In this paper, the problem of delay-dependent filtering is investigated for singular time-delay systems. We consider the case of discrete delay which is assumed to be constant and known. First, based on the result in [32], we derive a new delay-dependent condition which guarantees that the filter error system has a prescribed performance ; and it can be seen that this new condition is more “efficient” than that in [32] since no redundant variables are involved. Then, the sufficient condition for the existence of the full-order filter, which is an admissible singular time-delay system, is obtained and the explicit expression for the desired filter is given by using LMIs and the cone complementarity linearization iterative algorithm.

*Notations*

denotes the -dimensional Euclidean space and denotes the set of all real matrices, is the -dimensional identity matrix, and diag is a block-diagonal matrix. For real symmetric matrix , the notation means that the matrix is positive-semidefinite (positive-definite). The superscript represents the transpose; the symbol will be used in some matrix expressions to induce a symmetric structure. refers to the space of square-integrable vector functions over with norm .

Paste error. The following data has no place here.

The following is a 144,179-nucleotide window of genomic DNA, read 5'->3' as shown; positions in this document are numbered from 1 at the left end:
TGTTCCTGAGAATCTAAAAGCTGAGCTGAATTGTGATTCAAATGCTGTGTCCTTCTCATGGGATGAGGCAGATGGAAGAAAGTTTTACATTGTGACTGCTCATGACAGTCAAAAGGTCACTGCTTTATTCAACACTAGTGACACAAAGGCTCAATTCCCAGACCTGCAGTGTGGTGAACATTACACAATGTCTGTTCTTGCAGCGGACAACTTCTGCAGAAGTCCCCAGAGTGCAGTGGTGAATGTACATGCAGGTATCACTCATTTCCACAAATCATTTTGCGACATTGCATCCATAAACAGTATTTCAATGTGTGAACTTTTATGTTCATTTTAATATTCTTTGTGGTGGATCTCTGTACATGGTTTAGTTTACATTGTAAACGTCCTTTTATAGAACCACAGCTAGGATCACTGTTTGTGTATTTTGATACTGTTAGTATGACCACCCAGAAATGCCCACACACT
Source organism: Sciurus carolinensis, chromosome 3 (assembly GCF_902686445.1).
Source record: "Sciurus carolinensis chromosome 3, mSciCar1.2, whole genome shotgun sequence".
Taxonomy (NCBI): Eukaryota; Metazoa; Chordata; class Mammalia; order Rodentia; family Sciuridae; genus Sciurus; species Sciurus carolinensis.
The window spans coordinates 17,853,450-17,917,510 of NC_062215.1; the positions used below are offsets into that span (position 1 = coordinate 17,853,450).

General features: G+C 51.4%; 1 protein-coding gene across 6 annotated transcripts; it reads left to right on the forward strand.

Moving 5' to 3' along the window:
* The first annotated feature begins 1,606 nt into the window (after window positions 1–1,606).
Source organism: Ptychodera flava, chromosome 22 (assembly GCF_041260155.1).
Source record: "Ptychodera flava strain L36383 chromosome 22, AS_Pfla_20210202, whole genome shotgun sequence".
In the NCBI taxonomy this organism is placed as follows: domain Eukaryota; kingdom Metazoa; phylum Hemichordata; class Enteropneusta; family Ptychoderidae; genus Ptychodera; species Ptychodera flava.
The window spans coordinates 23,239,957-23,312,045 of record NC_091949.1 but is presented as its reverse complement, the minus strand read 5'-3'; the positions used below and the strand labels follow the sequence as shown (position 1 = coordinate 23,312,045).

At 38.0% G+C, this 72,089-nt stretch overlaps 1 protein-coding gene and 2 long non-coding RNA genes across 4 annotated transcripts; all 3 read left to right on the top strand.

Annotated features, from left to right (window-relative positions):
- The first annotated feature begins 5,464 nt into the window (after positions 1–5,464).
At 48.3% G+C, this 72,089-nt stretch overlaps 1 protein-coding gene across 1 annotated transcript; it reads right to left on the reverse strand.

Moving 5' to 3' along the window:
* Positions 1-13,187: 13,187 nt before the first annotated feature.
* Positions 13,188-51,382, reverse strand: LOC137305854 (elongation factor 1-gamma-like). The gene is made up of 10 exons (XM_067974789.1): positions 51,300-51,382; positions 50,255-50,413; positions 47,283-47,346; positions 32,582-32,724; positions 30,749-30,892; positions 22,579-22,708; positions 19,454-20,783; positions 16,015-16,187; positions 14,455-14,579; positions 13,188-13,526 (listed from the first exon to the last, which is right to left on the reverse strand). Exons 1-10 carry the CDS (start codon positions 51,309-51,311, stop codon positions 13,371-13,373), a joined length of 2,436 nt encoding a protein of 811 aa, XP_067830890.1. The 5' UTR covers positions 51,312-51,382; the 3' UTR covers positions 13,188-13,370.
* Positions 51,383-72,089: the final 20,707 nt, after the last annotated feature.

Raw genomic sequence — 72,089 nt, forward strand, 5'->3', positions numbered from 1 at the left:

#### 2. Problem Statement

Consider the following singular time-delay system: where is the state, is the external disturbance signal that belongs to is the measurement output, and is the signal to be estimated. , and are known real constant matrices with appropriate dimensions and . is the known delay constant and is a compatible vector-valued initial function.

Without loss of generality, we assume that , and . Otherwise, system (2.1) can be equivalently changed into Then in the sequel, we discuss the system model as follows: Throughout this paper, we need the following assumption for system (2.3).